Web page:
President’s statement and actions on racism

Racism and discrimination are experienced by members of the University of Saskatchewan community. Although we proclaim that we will not tolerate discriminatory or racist behavior in our teaching, learning and research spaces, those harmful behaviors nonetheless operate at our university in many forms, as they do in organizations and institutions across this country and around the world.

As Black Lives Matter protests locally and globally have shown, words alone are an insufficient response. Words can be a public acknowledgement of the need for action and a commitment to action. But racism and discrimination require all of us to act, all of the time, a point I made in my June 1 statement and which bears repeating.

Acting does not necessarily mean just "calling out" unacceptable behaviour and attitudes, although that must continue where it’s happening, and begin where it’s not.  Acting calls for the dismantling of institutional structures, policies and processes that contribute to inequalities faced by marginalized groups. Acting also means being well informed by history and current realities, and asking questions that open new ways of thinking through research and learning. It means challenging the status quo and changing our opinions. And it means leading and contributing to the discussions that universities are ideally suited to provide.

Let us not forget that five years ago we committed as a university community to the values of: collegiality; fairness and equitable treatment; inclusiveness; integrity, honesty, and ethical behaviour; and respect. A key part of our Mission, Vision and Values, these values were adopted by our three governing bodies. To be members of the USask community, these values need to be lived at USask by all of us all of the time.

As we continue with our goals to be the best place we can be with and for Indigenous students and their communities, to provide ongoing support to the 2SLGBTQ+ community on campus, and to be a welcoming place for all people of colour and of all religious faiths, we also know we can do more. Here are some of the steps we are initially taking, with more to follow:

  • Guiding our continuing efforts to dismantle racism and discrimination will be our Equity Diversity and Inclusion (EDI) Strategy and Action Plan, which faculty, staff and students have been working to develop over the past year. This plan, which will come before our three governing bodies this fall, is an important step toward enacting the principles of equity, diversity, and inclusion as drivers of excellence for a just society.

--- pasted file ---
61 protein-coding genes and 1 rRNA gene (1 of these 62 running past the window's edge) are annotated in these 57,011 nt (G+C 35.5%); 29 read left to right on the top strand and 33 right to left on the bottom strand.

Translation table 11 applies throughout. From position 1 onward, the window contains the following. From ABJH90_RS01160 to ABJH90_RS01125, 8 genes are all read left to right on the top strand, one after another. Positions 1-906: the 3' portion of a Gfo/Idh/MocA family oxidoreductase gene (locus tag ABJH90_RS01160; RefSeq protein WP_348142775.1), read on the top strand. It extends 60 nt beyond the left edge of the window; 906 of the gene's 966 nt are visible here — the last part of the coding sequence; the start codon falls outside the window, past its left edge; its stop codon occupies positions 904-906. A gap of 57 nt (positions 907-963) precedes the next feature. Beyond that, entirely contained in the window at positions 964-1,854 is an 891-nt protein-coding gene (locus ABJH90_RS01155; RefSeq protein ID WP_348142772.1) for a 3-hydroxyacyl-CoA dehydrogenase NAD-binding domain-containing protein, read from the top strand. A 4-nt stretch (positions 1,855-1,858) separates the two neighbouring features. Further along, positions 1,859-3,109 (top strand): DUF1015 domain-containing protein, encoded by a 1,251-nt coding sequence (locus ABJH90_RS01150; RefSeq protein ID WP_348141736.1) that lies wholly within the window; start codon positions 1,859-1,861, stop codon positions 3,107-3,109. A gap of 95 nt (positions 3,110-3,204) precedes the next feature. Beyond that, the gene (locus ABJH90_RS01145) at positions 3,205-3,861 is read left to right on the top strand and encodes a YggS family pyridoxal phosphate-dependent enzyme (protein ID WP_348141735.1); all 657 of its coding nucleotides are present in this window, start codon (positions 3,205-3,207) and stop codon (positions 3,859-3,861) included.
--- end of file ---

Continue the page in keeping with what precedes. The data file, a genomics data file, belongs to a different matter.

• A new Indigenous Strategy with Calls to Action, to be gifted to us by Indigenous leaders and communities, comes to June’s Council and to the next two governing bodies in the summer and fall, after which we will all be accountable to its direction. This strategy, intended to intersect with the EDI Strategy and Action Plan and the University’s 2025 Plan, calls for “meaningful and respectful action to advance Indigenization and support transformative decolonization leading to reconciliation.”

  • To ensure we have the right structures and processes in place for members of the USask community who experience racism and discrimination, we will be expanding our Discrimination and Harassment Prevention Services to ensure more proactive educational and accessible resources.

  • Unconscious bias training will be held for all senior administrators beginning this summer and will become a foundational element of Greystone Leadership programming, all search committee work, and a requirement for all new hires — training that will permeate the university workforce.

  • To help ensure a USask culture that is inclusive for all students, the University of Saskatchewan Students Union and the President’s Office will develop an Anti-Racism Charter to promote anti-racism programming funded by my office. I intend that this charter will have the same institution-wide influence as the Sustainability Charter I signed with the USSU at the beginning of my presidency.

  • As part of our mission to develop global citizens, we will enter into a strategic alliance with the Saskatchewan Human Rights Commission to activate at USask the citizenship principles of being enlightened, ethical, empowered, engaged and empathetic.

  • We will continue to work with and contribute to the Saskatoon Anti-Racism Network, and senior leadership will benefit from actively participating in Anti-Racism training this summer.

It is our collective responsibility to build and shape the community and the world we want every day. Universities such as ours, benefitting from the diversity of perspectives of thousands of students, faculty, staff and alumni, can positively influence behaviour and understanding in ways no other kinds of institutions can. If we are deliberate and courageous, we can make these changes together through dialogue, education and action.

Peter Stoicheff
President and Vice-chancellor
University of Saskatchewan